The Fragmentation of Streaming Services

Hello everyone, it’s Martin Jansen, the owner of Jansen-PCINFO.  Two years ago I wrote an article about cutting the cord.  That is, eliminating cable TV and going with over the air antenna channels combined with streaming services.  The landscape of streaming services has changed quite a bit over the last year.  This article covers those changes.

How many channels does one household need?

In the early days of streaming services there was Netflix, Amazon Prime, Hulu and few other players.  Now we have all these plus networks:  Disney+, ESPN+ (second tier sports), Apple TV+, discovery+ (all those home shows) and recently Paramount+ which supersedes CBS All Access.  Add a few others without the plus, like HBO Max and Peacock and the consumer has what appears to be a wide choice of content.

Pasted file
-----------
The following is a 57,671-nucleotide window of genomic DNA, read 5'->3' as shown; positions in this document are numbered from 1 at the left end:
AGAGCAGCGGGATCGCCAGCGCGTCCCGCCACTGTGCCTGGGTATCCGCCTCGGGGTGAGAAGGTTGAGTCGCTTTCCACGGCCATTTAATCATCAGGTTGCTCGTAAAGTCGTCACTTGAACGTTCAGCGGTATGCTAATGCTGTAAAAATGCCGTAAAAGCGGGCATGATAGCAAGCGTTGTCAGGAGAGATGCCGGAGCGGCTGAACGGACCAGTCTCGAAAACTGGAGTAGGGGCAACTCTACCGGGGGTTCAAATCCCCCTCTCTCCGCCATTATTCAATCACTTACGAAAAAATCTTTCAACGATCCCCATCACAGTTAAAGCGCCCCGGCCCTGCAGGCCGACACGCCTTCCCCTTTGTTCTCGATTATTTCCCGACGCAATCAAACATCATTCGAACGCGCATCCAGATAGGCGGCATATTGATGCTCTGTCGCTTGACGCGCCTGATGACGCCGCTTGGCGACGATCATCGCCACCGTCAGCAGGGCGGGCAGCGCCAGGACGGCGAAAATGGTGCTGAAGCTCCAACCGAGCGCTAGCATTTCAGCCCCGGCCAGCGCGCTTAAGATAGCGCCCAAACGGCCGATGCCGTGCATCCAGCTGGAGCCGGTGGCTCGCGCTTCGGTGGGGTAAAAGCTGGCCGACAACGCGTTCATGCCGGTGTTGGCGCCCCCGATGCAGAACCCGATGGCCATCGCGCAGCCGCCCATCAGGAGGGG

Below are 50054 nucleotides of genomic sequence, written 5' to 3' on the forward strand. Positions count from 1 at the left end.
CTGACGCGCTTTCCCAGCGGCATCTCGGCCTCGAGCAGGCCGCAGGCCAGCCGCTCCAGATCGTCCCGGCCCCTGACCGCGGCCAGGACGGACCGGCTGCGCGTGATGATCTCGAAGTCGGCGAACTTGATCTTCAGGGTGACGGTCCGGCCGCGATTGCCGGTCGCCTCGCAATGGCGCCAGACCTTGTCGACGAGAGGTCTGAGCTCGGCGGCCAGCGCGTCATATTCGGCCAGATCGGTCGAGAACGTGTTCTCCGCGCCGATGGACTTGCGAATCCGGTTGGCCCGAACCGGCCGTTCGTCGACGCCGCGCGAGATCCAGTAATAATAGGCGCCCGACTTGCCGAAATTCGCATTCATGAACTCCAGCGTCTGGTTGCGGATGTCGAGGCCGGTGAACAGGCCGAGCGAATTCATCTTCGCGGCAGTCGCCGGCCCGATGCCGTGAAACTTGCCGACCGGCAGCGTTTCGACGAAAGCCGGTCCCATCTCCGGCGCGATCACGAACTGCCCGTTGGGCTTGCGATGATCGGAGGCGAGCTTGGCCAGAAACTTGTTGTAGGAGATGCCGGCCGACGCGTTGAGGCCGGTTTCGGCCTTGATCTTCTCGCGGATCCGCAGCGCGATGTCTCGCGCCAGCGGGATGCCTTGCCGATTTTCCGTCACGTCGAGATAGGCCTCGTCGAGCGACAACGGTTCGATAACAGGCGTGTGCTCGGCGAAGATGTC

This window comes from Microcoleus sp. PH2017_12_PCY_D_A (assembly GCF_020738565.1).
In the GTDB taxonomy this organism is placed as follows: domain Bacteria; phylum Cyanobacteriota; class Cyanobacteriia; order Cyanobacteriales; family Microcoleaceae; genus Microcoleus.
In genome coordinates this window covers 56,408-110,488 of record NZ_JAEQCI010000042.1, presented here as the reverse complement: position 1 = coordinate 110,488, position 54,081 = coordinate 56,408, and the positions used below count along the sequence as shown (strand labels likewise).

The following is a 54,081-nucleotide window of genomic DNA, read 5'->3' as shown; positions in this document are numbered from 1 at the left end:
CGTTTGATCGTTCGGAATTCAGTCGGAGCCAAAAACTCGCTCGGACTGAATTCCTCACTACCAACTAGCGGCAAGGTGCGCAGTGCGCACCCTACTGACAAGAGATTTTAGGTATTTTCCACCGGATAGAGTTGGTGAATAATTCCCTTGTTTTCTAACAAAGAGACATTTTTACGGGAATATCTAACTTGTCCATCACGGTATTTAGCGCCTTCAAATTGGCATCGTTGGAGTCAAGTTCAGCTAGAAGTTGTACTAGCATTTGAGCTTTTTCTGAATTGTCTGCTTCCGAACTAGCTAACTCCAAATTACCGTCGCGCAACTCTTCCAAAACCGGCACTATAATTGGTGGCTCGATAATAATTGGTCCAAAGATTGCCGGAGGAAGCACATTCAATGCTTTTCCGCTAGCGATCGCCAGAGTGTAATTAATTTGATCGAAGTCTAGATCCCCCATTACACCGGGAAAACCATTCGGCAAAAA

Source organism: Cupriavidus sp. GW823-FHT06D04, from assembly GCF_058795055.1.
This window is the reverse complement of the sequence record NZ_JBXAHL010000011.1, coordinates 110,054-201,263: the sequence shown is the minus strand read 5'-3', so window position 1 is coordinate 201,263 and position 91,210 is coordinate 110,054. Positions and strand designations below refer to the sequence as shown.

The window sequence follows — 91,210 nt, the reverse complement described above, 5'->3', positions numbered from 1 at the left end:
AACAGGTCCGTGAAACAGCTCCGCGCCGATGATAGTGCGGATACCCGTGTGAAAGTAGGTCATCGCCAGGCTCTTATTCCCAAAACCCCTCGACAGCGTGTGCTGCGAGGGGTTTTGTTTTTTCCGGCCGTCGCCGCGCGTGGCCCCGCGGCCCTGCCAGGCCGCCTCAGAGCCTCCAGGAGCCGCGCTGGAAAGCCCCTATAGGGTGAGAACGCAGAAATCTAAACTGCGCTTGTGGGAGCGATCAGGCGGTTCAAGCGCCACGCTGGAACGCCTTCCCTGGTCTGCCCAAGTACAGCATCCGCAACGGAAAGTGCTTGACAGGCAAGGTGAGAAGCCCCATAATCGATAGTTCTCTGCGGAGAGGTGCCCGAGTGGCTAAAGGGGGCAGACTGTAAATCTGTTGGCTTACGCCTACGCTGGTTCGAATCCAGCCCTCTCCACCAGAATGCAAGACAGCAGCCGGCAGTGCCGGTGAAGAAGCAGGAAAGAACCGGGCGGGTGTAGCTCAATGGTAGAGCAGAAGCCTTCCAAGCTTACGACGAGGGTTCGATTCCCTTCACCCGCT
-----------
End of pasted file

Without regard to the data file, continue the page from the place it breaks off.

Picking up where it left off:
The bad part about all this is each streaming service seeks to maintain exclusive content.  I call this streaming fragmentation, where you have to have to pay for multiple streaming services to have good content selection.  Pay for one service and you may not be able to watch other desirable content.  If you pay for all the services, at least $5 per month, and you could far exceed any cable bill you’ve had in the past – a cord cutters nightmare.

Prices have been escalating for those services that combine content, like YouTube TV, Hulu+ Live TV, fuboTV and Sling TV as each must contract with providers who are raising their prices.  Live sport packages are always more expensive.

In the end, consumers of entertainment must make choices on the content that best serve their household without breaking the bank.